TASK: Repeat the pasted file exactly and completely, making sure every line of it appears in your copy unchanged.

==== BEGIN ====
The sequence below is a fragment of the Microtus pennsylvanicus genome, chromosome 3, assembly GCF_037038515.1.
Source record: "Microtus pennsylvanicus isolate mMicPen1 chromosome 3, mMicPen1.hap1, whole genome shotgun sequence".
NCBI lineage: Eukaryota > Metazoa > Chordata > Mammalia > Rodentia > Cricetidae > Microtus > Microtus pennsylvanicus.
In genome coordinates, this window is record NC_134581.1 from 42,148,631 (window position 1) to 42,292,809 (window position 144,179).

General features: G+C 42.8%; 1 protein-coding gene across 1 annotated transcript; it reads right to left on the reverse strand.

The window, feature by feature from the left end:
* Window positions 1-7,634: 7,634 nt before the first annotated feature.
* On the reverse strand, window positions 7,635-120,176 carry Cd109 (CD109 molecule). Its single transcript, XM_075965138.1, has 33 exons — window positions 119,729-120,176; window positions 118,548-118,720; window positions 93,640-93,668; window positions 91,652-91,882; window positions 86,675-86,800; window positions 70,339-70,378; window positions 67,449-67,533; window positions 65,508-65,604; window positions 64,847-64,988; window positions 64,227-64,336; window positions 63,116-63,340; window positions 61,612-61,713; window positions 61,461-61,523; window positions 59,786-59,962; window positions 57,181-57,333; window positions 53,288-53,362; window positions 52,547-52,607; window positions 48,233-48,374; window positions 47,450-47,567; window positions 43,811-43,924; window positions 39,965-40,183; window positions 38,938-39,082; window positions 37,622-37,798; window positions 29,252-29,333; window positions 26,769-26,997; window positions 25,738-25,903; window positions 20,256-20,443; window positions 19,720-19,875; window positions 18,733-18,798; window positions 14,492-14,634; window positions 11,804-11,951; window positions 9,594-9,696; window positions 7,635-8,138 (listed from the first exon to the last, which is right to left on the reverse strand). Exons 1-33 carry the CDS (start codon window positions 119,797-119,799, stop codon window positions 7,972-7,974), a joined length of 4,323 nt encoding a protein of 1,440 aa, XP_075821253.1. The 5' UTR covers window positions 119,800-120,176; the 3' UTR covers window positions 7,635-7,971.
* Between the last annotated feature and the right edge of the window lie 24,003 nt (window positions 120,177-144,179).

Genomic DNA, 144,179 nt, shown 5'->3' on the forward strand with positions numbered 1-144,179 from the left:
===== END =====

The sequence below is a fragment of the Microtus pennsylvanicus genome, chromosome 3, assembly GCF_037038515.1.
Source record: "Microtus pennsylvanicus isolate mMicPen1 chromosome 3, mMicPen1.hap1, whole genome shotgun sequence".
NCBI lineage: Eukaryota > Metazoa > Chordata > Mammalia > Rodentia > Cricetidae > Microtus > Microtus pennsylvanicus.
In genome coordinates, this window is record NC_134581.1 from 42,148,631 (window position 1) to 42,292,809 (window position 144,179).

General features: G+C 42.8%; 1 protein-coding gene across 1 annotated transcript; it reads right to left on the reverse strand.

The window, feature by feature from the left end:
* Window positions 1-7,634: 7,634 nt before the first annotated feature.
* On the reverse strand, window positions 7,635-120,176 carry Cd109 (CD109 molecule). Its single transcript, XM_075965138.1, has 33 exons — window positions 119,729-120,176; window positions 118,548-118,720; window positions 93,640-93,668; window positions 91,652-91,882; window positions 86,675-86,800; window positions 70,339-70,378; window positions 67,449-67,533; window positions 65,508-65,604; window positions 64,847-64,988; window positions 64,227-64,336; window positions 63,116-63,340; window positions 61,612-61,713; window positions 61,461-61,523; window positions 59,786-59,962; window positions 57,181-57,333; window positions 53,288-53,362; window positions 52,547-52,607; window positions 48,233-48,374; window positions 47,450-47,567; window positions 43,811-43,924; window positions 39,965-40,183; window positions 38,938-39,082; window positions 37,622-37,798; window positions 29,252-29,333; window positions 26,769-26,997; window positions 25,738-25,903; window positions 20,256-20,443; window positions 19,720-19,875; window positions 18,733-18,798; window positions 14,492-14,634; window positions 11,804-11,951; window positions 9,594-9,696; window positions 7,635-8,138 (listed from the first exon to the last, which is right to left on the reverse strand). Exons 1-33 carry the CDS (start codon window positions 119,797-119,799, stop codon window positions 7,972-7,974), a joined length of 4,323 nt encoding a protein of 1,440 aa, XP_075821253.1. The 5' UTR covers window positions 119,800-120,176; the 3' UTR covers window positions 7,635-7,971.
* Between the last annotated feature and the right edge of the window lie 24,003 nt (window positions 120,177-144,179).

Genomic DNA, 144,179 nt, shown 5'->3' on the forward strand with positions numbered 1-144,179 from the left: